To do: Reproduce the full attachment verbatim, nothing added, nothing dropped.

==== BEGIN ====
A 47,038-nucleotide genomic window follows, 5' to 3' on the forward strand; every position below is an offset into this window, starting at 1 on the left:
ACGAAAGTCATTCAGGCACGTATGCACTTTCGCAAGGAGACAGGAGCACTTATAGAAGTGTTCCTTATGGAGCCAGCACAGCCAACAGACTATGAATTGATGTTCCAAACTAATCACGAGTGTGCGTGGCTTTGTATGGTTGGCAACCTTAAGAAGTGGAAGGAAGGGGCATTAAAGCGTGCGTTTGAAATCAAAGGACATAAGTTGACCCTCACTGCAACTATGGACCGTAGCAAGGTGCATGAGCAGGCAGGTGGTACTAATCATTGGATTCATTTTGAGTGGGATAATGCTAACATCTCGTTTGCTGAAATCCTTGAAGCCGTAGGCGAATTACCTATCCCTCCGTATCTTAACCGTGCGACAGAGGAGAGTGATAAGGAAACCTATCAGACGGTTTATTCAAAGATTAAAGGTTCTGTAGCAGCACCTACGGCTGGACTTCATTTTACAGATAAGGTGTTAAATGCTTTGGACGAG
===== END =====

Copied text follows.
A 47,038-nucleotide genomic window follows, 5' to 3' on the forward strand; every position below is an offset into this window, starting at 1 on the left:
ACGAAAGTCATTCAGGCACGTATGCACTTTCGCAAGGAGACAGGAGCACTTATAGAAGTGTTCCTTATGGAGCCAGCACAGCCAACAGACTATGAATTGATGTTCCAAACTAATCACGAGTGTGCGTGGCTTTGTATGGTTGGCAACCTTAAGAAGTGGAAGGAAGGGGCATTAAAGCGTGCGTTTGAAATCAAAGGACATAAGTTGACCCTCACTGCAACTATGGACCGTAGCAAGGTGCATGAGCAGGCAGGTGGTACTAATCATTGGATTCATTTTGAGTGGGATAATGCTAACATCTCGTTTGCTGAAATCCTTGAAGCCGTAGGCGAATTACCTATCCCTCCGTATCTTAACCGTGCGACAGAGGAGAGTGATAAGGAAACCTATCAGACGGTTTATTCAAAGATTAAAGGTTCTGTAGCAGCACCTACGGCTGGACTTCATTTTACAGATAAGGTGTTAAATGCTTTGGACGAG